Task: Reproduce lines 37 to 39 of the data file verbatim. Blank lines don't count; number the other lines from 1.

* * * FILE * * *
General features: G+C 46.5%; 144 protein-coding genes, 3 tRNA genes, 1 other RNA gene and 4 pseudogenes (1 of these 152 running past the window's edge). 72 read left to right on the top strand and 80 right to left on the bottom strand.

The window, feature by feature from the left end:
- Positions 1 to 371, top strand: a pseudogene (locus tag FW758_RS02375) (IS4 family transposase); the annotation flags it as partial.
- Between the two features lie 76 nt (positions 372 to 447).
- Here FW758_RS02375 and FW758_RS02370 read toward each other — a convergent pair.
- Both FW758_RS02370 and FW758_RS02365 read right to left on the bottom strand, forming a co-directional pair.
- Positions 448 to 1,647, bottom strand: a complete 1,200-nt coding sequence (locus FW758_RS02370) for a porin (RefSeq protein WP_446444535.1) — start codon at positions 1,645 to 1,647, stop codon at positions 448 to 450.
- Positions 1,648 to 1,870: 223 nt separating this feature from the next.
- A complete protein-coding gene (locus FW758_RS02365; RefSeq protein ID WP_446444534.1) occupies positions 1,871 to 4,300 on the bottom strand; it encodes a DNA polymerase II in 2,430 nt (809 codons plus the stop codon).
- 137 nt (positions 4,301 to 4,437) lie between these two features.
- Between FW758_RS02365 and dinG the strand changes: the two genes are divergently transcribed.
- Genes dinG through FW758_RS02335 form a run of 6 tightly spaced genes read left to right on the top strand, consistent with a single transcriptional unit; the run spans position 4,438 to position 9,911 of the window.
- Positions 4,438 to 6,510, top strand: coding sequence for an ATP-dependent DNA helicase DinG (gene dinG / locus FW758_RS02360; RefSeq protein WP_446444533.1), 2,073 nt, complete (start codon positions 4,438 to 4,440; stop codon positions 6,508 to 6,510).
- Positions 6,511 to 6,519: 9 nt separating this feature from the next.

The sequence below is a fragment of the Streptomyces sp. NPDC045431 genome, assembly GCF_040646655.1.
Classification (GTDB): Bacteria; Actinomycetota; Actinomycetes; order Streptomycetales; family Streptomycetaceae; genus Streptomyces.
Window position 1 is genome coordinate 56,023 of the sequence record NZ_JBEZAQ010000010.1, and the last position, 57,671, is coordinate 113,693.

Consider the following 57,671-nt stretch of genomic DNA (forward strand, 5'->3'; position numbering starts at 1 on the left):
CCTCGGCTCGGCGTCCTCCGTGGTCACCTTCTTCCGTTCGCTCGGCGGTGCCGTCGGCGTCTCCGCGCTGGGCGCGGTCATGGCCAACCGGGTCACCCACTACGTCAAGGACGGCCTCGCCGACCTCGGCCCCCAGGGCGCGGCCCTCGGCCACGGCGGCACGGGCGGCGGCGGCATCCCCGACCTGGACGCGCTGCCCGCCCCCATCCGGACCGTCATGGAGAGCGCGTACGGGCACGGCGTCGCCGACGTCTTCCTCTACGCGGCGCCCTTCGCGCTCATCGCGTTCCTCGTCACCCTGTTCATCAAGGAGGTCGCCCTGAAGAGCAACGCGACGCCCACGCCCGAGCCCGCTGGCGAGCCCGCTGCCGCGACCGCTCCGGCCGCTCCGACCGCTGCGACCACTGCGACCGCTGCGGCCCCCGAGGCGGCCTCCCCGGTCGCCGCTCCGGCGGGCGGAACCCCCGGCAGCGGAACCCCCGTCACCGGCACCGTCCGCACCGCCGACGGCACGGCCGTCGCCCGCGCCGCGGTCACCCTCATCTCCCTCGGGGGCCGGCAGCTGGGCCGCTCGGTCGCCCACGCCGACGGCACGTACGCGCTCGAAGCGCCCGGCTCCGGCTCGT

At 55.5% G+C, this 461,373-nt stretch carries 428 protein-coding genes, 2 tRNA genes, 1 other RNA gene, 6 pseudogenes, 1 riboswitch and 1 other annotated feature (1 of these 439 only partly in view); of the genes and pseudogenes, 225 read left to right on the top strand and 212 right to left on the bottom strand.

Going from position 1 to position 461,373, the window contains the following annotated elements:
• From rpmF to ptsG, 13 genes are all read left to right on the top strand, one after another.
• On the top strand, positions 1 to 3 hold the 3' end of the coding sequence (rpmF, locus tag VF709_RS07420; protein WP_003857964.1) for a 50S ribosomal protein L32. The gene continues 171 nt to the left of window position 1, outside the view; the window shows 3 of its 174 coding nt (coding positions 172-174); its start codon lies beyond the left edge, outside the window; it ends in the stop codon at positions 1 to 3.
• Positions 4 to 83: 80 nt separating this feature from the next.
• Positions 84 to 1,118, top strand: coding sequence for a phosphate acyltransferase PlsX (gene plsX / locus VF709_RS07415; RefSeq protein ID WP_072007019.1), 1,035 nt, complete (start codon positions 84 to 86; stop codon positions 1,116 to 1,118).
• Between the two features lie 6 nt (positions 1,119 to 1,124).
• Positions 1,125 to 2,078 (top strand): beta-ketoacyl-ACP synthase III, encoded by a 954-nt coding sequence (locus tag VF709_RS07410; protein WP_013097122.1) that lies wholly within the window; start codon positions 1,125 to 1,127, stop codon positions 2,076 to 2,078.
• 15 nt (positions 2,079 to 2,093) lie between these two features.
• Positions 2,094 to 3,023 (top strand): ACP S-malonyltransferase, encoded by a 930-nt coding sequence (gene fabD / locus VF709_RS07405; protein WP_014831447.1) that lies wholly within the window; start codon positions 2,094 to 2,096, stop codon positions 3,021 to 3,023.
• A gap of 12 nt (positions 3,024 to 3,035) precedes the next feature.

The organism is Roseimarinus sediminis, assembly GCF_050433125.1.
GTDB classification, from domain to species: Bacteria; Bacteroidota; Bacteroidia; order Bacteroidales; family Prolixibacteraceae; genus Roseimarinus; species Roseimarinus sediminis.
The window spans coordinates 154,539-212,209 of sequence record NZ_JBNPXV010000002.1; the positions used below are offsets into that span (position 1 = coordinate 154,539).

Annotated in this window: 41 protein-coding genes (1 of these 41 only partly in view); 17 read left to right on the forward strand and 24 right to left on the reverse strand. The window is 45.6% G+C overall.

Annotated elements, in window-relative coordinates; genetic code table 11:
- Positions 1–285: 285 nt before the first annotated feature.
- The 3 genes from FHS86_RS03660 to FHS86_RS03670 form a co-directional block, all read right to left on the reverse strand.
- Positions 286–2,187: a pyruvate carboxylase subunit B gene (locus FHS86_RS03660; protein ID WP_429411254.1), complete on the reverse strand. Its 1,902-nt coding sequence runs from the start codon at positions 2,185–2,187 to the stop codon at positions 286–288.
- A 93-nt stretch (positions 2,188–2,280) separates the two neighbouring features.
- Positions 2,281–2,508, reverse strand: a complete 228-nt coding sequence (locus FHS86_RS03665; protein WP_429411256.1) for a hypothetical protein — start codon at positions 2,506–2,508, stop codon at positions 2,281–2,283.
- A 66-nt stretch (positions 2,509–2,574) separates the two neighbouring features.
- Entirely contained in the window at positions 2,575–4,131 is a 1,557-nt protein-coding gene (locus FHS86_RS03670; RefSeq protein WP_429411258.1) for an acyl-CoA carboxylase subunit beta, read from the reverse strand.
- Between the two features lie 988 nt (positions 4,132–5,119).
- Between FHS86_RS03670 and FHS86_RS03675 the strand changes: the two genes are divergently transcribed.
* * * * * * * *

- The 3 genes from FHS86_RS03660 to FHS86_RS03670 form a co-directional block, all read right to left on the reverse strand.
- Positions 286–2,187: a pyruvate carboxylase subunit B gene (locus FHS86_RS03660; protein ID WP_429411254.1), complete on the reverse strand. Its 1,902-nt coding sequence runs from the start codon at positions 2,185–2,187 to the stop codon at positions 286–288.
- A 93-nt stretch (positions 2,188–2,280) separates the two neighbouring features.